Why do grown adults insist they can not draw as well as a preschooler?
When I tell someone that I am an artist, more often than not they respond with “I can’t even draw a stick figure.”
As a certified art teacher, I happen to know from both anecdotal evidence and the Creative Curriculum for Preschool that drawing stick figures is a 3- and 4-year-old skill. Why, then, do grown adults continue to insist that they are not capable of drawing as well as a preschooler?
Many adults would be embarrassed to admit they had a preschool level of math (adding), reading (think c-a-t), or social skills (did you share the office donuts?). Why not take pride in being at least as visually literate as a preschooler by honestly attempting to draw a stick figure?
When faced with a pencil and paper and pressed to attempt a stick figure, most adults will produce one because it is well within their ability to do so. The statement “I can’t even draw a stick figure” is more often the expression of a belief that “I can’t draw, I’ve never been good at it, and I’m afraid to really try.”
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The statement 'I can't even draw a stick figure' is more often the expression of a belief that 'I can't draw, I've never been good at it, and I'm afraid to really try.'"
I argue that the issue at hand isn’t that someone can’t draw, it is that they have not yet been taught how to draw representationally (which in my experience is what most people are aspiring to when they say they wish to draw).
Like reading, drawing realistically is its own set of skills that takes time and training under a knowledgeable person in order to learn. An illiterate person is not likely to be able to teach you how to read, and art instructors without representational drawing training are unlikely to be able to teach you how to draw realistically.
Art is a vast field with niches in abstract expressionism and various other non-representational "-isms". If you want to draw realistically, you need to find an art instructor that has realistic drawing skills, and not all art instructors do.
So if you have tried learning how to draw in the past and failed, it's not because you just don't have "it". It's that you didn't have access to a teacher with the skillset you were looking to acquire.
If you want to draw realistically, you need to find an art instructor that has realistic drawing skills, and not all art instructors do."
Luckily for you, I am an art teacher with representational drawing training and I am going to show you how to draw a stick figure. Not just any old stick figure, but a good stick figure that will help you draw realistically if you choose to pursue stick figures to their natural conclusions (i.e. full figure drawings).
Hopefully, everyone reading this now 1) believes that they are capable of drawing a stick figure and 2) will give learning how to draw a stick figure an honest try.
If you wish to draw a stick figure well, it is important to understand that the "sticks" really represent bones in the human skeleton, which would eventually be filled out with flesh to create a believable figure. In order for your drawing to have a believable feel to it, these "bones" need to be the right proportion to each each other. Otherwise, you might end up with some very fantastical looking beasts, but they won't necessarily look human.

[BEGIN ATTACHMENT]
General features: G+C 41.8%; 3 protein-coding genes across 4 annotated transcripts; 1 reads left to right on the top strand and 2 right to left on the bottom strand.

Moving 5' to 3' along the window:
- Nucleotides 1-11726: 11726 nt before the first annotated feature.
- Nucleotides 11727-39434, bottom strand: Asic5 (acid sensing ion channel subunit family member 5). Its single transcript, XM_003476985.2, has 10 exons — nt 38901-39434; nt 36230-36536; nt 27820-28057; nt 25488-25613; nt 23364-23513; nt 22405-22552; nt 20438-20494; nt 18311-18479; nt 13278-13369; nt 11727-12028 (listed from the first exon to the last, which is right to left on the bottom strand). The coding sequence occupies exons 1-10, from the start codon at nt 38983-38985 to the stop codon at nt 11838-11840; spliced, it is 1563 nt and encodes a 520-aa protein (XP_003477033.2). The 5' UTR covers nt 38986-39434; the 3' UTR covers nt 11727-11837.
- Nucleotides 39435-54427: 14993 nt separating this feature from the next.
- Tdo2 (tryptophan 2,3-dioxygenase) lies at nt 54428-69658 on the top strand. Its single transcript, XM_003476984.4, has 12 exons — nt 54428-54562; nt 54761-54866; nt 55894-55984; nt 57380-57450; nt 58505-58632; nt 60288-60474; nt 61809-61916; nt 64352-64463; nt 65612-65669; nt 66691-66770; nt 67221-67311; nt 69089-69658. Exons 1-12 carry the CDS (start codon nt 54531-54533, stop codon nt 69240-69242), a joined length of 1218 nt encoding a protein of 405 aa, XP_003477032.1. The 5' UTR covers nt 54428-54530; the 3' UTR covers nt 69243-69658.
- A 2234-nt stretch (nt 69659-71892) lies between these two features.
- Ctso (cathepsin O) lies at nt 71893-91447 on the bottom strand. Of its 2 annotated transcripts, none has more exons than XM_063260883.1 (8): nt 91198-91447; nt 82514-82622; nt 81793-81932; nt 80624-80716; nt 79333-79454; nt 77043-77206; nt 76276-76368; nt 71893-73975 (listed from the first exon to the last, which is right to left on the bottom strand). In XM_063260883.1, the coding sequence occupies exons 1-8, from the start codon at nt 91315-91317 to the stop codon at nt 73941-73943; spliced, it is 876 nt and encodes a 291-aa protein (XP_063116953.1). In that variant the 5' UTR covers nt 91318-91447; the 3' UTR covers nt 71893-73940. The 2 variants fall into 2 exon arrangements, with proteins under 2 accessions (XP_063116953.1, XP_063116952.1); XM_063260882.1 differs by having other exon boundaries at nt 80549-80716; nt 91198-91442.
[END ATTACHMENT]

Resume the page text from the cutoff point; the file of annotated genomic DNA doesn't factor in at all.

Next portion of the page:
So how do you create a stick figure with good proportion?
This free slide presentation will show you step-by-step exactly how to draw a stick figure with good proportions where the "sticks" accurately represent the sizes of human bones in relation to the figure as a whole.
You see, you can draw a stick figure. A good one. A useful one. One that you can build on to create more complex figure drawings if you so desire. But first, you have to believe it is possible.
P.S. Want to learn more art skills? Check out all of our free art lesson plans.
Did this article change your mind about drawing? Let me know your thoughts in the comment section below.
Mandy Theis is a licensed art teacher and former Co-President of the Washington Art Education Association. She knows that anyone can learn to draw and paint realistically that as access to a teacher with these skills. Ready to improve your drawing and painting game? Join her newsletter for lesson plans, musings, & other art delights delivered right to your inbox.
Hello Lovely Art Teachers & Friends, and welcome to the Dept. of Aesthetics blog!
My name is Mandy Theis, and I am a classically trained artist and licensed art teacher. I know that anyone can learn how to draw who takes the time to learn from someone who has the skills.
I started this blog to help answer all the questions that land in my inbox every day about drawing and painting. My goal is to provide quality content about how to draw and paint well, and how to teach art skills successfully.
In this blog, I am going to share with you everything I know about drawing and painting - from materials and methods to introducing you to people, places, and ideas that will help you improve your drawing and painting skills.
I'm also going to share with you everything I know about how to efficiently teach art skills to others.
Have a question about drawing or painting? Want to see me cover a specific topic? Make sure to leave requests and comments so I can provide the knowledge you want most!
I look forward to this journey into ArtEducationLand with all of you!
Dept. of Aesthetics Blog
Mandy Theis is a licensed art teacher and atelier-trained artist. She is the former Co-President of the Washington Art Education Association and Director of School of Atelier Arts.